An Anniversary, And A (Sort Of) Love Letter To Writing

As of today, I have been a published children’s author for a decade. What started as an idea I had while I was teaching big kids to ask big questions is now 13 books (with #14 in the works), 14 apps, a bunch of videos, and a big pile of parent/teacher resources. Along the way, there have been conferences, workshops, and a handful of awards. It’s been a good ride.

I’ve got 10 years of learning, and deadlines, and fretting over typos. I’ve got a 10-year stockpile of stuff that never quite fit into our plans, and stuff that should never see the light of day. And yes, I have 10 years of friendly, writerly, publisher-ly advice to give to anyone who’s willing to listen.

After some careful thought I’ve distilled it down to one key thesis, with a handful of footnotes. There’s one thing I need you to know about this line of work.

Making books is really, really, really hard.

I’m not interested in turning anyone off the act of writing, but there’s this weird and, quite frankly, damaging mystique around it that is just begging to be dispelled. I’m not sure if there are very many professions that are quite as misunderstood. So, as a show of reverence and respect to wordsmithing, I’m going to take this anniversary as an opportunity to throw in my two cents.

First things first: a writer is someone who writes. You don’t have to be paying your rent with your words in order to be a writer. You don’t have to have critical acclaim. You do, however, have to do it on a regular basis. You are not a runner if you don’t run. You’re not a chef if you don’t cook. A writer isn’t someone who has an idea for a book, or who thinks it might be cool to have a bestseller on their CV. “Writer” is not an honorific or the expression of a wish. “Writer” is a verbal snapshot of someone in the act. This may sound pretty obvious, but I’ve had to explain it to a lot of people over the past 10 years.

Admittedly, writing is something you can do without a specific degree or period of professional training. There are some excellent writing programs out there, but it can be self-taught. This does not, however, mean that writing is easy, or that anyone who wants to can do it on a whim. Writers, good ones anyway, are able to produce evidence of their skill, some sort of credentials. If someone walked into a law office and announced that they were certain they could be an excellent lawyer because they’d gobbled up a TV series, they’d be shown the door. No one gets to do surgery because they’ve always found blood and guts fascinating. Airplanes are not piloted by people who think it might be fun to play with a big metal toy. Like any profession, writing requires study and practice, and if you’re looking to be taken seriously by anyone in the industry, you need to be familiar with the process, well-versed in the lingo, and able to cough up some work. Good work.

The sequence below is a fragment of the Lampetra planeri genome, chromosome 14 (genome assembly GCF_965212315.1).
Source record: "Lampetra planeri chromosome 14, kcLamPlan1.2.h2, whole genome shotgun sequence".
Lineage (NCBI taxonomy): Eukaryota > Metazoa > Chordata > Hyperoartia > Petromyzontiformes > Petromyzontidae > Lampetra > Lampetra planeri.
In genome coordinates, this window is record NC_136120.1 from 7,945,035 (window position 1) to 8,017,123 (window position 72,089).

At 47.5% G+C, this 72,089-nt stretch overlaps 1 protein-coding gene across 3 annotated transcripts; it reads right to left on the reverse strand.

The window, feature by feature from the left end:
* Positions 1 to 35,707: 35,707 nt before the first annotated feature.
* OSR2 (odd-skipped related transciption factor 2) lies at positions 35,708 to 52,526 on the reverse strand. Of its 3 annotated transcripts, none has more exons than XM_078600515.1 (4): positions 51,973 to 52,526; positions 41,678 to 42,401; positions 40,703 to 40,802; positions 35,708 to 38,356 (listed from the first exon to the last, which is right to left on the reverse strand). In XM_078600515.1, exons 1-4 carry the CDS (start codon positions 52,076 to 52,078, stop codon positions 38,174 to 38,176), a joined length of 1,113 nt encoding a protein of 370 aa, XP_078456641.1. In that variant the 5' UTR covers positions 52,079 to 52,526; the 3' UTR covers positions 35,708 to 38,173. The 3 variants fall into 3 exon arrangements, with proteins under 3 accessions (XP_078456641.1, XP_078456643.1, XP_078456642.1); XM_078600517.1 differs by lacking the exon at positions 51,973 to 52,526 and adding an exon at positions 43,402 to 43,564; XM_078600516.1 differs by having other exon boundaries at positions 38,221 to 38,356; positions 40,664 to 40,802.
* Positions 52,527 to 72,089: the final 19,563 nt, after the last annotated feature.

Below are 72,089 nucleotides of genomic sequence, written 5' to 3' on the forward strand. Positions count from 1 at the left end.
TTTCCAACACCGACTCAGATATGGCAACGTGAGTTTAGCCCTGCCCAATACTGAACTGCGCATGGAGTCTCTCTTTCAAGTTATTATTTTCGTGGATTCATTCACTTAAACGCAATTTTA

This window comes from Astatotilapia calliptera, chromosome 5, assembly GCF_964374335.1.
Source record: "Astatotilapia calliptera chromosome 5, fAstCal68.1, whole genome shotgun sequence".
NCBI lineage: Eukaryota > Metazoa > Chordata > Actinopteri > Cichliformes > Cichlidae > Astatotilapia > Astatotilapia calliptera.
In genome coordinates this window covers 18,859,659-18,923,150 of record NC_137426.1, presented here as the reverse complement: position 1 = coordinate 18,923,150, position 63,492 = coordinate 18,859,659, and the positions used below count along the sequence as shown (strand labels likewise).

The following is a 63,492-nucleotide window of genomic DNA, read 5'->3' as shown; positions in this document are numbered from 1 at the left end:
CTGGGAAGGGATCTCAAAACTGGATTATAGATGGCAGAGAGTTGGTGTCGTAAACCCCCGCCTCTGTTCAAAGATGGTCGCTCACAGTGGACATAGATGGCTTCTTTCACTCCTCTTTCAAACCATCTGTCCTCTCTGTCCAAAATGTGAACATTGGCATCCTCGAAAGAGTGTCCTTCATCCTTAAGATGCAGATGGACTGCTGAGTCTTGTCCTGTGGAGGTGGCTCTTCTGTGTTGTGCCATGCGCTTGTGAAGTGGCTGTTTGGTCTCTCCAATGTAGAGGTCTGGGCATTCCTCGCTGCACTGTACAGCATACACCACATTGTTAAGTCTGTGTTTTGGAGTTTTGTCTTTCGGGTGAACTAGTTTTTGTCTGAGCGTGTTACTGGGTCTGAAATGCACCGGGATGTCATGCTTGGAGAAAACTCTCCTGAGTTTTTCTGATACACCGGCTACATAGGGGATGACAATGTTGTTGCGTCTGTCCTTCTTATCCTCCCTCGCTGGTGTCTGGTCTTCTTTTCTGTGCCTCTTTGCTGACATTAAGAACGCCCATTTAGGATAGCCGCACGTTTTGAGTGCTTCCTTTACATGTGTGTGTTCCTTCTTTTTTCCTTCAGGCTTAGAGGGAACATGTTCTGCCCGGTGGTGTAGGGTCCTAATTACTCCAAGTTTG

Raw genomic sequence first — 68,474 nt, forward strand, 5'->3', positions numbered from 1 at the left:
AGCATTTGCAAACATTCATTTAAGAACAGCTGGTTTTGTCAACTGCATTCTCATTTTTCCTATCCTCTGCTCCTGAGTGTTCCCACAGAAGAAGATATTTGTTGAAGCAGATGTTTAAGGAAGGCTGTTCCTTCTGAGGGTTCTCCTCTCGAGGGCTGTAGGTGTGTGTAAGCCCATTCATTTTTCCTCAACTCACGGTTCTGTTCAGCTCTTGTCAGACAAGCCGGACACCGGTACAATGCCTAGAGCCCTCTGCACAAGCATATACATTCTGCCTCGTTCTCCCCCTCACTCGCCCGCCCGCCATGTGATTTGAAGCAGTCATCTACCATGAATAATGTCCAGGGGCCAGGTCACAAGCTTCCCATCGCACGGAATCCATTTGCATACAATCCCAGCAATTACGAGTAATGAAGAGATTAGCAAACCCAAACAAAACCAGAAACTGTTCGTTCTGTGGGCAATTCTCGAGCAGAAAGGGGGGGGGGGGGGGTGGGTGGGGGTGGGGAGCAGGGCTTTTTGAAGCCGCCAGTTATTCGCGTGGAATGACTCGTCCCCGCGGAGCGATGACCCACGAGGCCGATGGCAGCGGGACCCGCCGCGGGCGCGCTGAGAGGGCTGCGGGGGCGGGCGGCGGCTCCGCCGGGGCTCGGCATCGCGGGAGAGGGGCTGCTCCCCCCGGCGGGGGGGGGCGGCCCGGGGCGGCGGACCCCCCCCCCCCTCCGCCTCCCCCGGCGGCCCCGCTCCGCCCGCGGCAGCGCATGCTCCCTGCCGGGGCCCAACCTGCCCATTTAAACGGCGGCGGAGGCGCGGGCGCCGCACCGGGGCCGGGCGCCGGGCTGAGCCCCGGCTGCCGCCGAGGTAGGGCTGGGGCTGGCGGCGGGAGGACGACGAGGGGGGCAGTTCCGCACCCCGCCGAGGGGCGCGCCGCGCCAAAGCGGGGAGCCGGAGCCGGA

It’s also essential to recognize that a finished piece of work is not the same as a good piece of work. A great deal of any writer’s portfolio is garbage, and will/should never see the light of day. All writers need to be honest and brave enough to let some things go. Everything we write is useful practice, but it’s not all worth sharing. I have a giant backlog of old writing, and I see most of it as a collection of souvenirs. Been there, done that, got it down on paper, cried a bit and said some grown-up words while trying to make it work, moved on.

Over the last decade, I’ve been in both a writer’s and a publisher’s shoes, and I need to share a very important insight. The publishing industry may be mean and nasty, but publishers themselves (as in the people who make decisions) really aren’t. I used to stare at each rejection letter (and there are always plenty, by the way), and try to picture the face of the person who wrote it, so I could imagine the sorry so-and-so who turned down my masterpiece. I wondered what a complete stranger could have against me and my work. Now, I’m over it. This book stuff is more expensive, and time-intensive, and mind-boggling than anyone outside the industry could ever imagine. The powers that be don’t have the resources to publish every good piece that comes their way. In the case of indie publishers, it might be one or two things a year. Success means being really picky and focused. That’s the reality, and it sucks. No one’s trying to be a snob or a jerk. Pinky swear.

I sound like a royal downer, don’t I? The truth is, I’m sharing all of this because I love books. I love reading them, I love writing them, I love publishing them, and I love transforming them into other stuff. It’s a common affliction for writers that they can’t not write. I don’t feel like myself unless I’ve got my hands somewhere in the process. Kafka wasn’t kidding when he said “A non-writing writer is a monster courting insanity.” It’s this profound affection, this ever-looming insanity, that makes me desperate to have others understand the mad, loving scramble that goes into producing each work, the complex tangle of tasks and ideas. It would be such a disservice, maybe even a betrayal of my profession to let anyone think that it’s easy, or that a book just shows up. This or that book didn’t have to be here. In fact, in the grand scheme of things, it was pretty unlikely that it would be written, let alone polished up, noticed by someone in the right place at the right time, and then published. Knowing all of that should take our breath away.

So here I am, a decade in. I’m a little scuffed up in spots, a little bit proud, admittedly a little bit smug, but still enamoured and in awe.

Given the chance (and I hope I’m given decades’ more chances) I’d do it all over again, with minimal revisions.

 

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